There has been growing interest in self-directed investing during the pandemic, particularly within younger generations. But the rigour, expertise and due care and attention fund managers bring to their discipline should not be underestimated.
Fund managers who invest in stocks and shares have myriad factors to take into account. It isn’t as simple as seeing a company they believe to be well-run and likely to grow and then buying its shares.
Depending on the type of portfolio or fund they run, there are parameters on what the fund manager can invest in. For example, funds classified by the Investment Association (IA) as UK All Cap funds must hold at least 80% of their assets in shares issued by UK-based companies, with a primary objective of achieving capital growth. Since they are ‘all cap’ they can invest in listed companies across the market cap spectrum – so of any size. There are similar parameters across the investment universe for all fund managers.
Investing is not rocket science, or is it?
It’s easy to assume that equity income managers would simply invest in all the highest-yielding companies in the FTSE All-Share to achieve such an objective, ignoring those with lower historic dividend payments. But some of the highest dividend-paying companies in the past have had to halt or cut dividends when the economic environment has affected their profitability or growth prospects.
A classic example would be the banking sector in the aftermath of the global financial crisis. Banks were forced to suspend dividend payments in order to survive the recession which followed the collapse of systemically important financial institutions in the US and Europe, and the provision of government bailouts for many others.
Last year, in the midst of the Coronavirus pandemic, the Bank of England’s Prudential Regulation Authority requested the largest UK banks cancel any outstanding dividend payments from 2019 to safeguard their balance sheets. More recently, the banks were allowed to start distributing dividends again but with restrictions on the ratios of payments compared with the amount of capital held by the bank in question.
Banks are not the only sector to be affected by external uncontrollable events like this. Energy and utilities companies often fall foul of rising or falling commodities prices. BP for example was forced to cut its dividends in 2010 in the aftermath of its Deepwater Horizon oil spill in the Gulf of Mexico. Fellow oil giant Shell meanwhile, cut its dividend for the first time since World War II in 2020 in response to plummeting oil prices due to reduced economic activity at the height of the pandemic.
The full spectrum of due diligence
While dividend analysis is one obvious element for equity income fund managers to spend time on, equity managers who invest according to a certain style will also look at different metrics. The two main styles can be categorised as Growth and Value.
There are various sub-strategies of these two approaches, but generally speaking, value managers look for companies they believe to be undervalued by the rest of the market – these can often be in out of favour sectors – while growth managers are looking for stocks that they believe can continue to succeed and justify further share price increases.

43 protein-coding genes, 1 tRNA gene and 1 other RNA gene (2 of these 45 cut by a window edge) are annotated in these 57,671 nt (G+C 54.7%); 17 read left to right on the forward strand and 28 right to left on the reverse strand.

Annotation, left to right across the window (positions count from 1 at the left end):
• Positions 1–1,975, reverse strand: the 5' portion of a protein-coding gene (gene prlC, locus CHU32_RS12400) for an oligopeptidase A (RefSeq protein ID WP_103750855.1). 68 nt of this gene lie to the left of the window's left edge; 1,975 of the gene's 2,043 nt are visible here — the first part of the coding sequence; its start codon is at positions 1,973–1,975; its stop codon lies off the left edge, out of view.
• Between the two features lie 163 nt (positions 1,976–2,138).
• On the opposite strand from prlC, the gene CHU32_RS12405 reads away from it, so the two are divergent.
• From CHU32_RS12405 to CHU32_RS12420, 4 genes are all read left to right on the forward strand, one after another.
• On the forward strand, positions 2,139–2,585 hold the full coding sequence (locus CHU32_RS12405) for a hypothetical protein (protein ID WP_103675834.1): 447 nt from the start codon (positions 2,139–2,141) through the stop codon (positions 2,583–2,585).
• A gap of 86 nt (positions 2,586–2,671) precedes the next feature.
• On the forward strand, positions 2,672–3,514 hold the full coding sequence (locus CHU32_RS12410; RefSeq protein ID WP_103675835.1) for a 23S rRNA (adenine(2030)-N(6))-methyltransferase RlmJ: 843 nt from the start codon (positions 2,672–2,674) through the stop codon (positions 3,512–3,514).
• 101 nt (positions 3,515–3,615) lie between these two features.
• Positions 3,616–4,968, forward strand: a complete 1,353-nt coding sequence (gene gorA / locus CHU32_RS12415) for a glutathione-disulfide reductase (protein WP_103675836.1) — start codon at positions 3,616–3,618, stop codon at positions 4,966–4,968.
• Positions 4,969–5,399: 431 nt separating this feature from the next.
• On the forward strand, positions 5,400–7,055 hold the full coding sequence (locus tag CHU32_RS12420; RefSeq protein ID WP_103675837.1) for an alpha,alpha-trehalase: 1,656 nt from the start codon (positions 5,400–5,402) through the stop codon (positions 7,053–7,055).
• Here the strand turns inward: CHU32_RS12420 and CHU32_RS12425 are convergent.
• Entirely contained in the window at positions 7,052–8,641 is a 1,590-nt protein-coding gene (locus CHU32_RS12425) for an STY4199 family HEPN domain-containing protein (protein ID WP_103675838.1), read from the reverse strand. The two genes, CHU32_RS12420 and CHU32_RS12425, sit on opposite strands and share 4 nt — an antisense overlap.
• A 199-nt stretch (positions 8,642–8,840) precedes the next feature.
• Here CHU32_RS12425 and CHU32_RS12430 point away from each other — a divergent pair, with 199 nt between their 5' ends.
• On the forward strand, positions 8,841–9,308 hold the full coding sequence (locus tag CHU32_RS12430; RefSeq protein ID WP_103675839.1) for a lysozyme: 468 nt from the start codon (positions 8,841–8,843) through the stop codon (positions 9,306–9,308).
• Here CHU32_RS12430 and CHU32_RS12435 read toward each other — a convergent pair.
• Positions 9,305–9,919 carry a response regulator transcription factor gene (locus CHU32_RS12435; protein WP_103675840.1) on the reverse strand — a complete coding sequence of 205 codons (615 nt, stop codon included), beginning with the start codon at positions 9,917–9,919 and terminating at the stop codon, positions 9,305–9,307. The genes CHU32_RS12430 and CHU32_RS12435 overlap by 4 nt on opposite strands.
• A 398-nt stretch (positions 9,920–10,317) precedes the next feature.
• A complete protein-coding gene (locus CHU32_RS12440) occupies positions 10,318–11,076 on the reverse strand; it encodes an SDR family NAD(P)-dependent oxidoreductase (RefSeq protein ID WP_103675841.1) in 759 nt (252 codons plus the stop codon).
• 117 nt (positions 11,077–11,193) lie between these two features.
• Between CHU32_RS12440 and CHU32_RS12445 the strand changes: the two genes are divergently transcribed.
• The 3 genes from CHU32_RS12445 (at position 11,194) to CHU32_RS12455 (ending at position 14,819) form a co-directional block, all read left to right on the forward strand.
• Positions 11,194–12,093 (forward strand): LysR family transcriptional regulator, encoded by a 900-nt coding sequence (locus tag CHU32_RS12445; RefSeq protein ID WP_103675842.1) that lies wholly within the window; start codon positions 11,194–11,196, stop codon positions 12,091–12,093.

Depending on which style a fund manager favours they will analyse stocks in different ways. Some like to look at the share price relative to other companies in the sector; the cash flow dynamics is another element many pay attention to. Others look at how earnings have grown over time and whether the company has shown itself to be able to compound its success over time. Reinvestment of capital and control of running costs can also be analysed.
Why soft skills matter
Outside these ‘hard’ metrics, many fund managers also pay attention to softer elements of the way a business is run: What is the management like? What can they learn through company culture? How does the business interact with its customers? Are customers loyal to the brand?
Given fund managers’ responsibility for managing significant sums, often supported by research teams, they have greater access to the management of companies to get under the ‘skin’ of the business, something that individuals cannot do.
With the rise of interest in the sustainability of companies, Environmental, Social and Governance factors are also considered by many fund managers.
All of this information is collected via in-person meetings, through investor relations calls with the business, poring over research and conducting due diligence into the accounts of companies.
At Church House Investment Management, our fund managers select individual investments based on their quality, suitability and value within a disciplined risk framework.
This risk management is a core pillar of our investment philosophy. Through a disciplined approach, our fund managers have first-hand experience in managing investments across multiple market cycles. We have an in-depth knowledge of companies through years of following them and at every opportunity like to get under the bonnet of these businesses by visiting them in-situ and having meetings with management teams. Last year we had over 200 different company meetings and we believe this access is imperative to successfully and diligently running portfolios.
The contents of this article are for information purposes only and do not constitute advice or a personal recommendation. Investors are advised to seek professional advice before entering into any investment decisions. Please also note the value of investments and the income you get from them may fall as well as rise and there is no certainty that you will get back the amount of your original investment. You should also be aware that past performance may not be a reliable guide to future performance.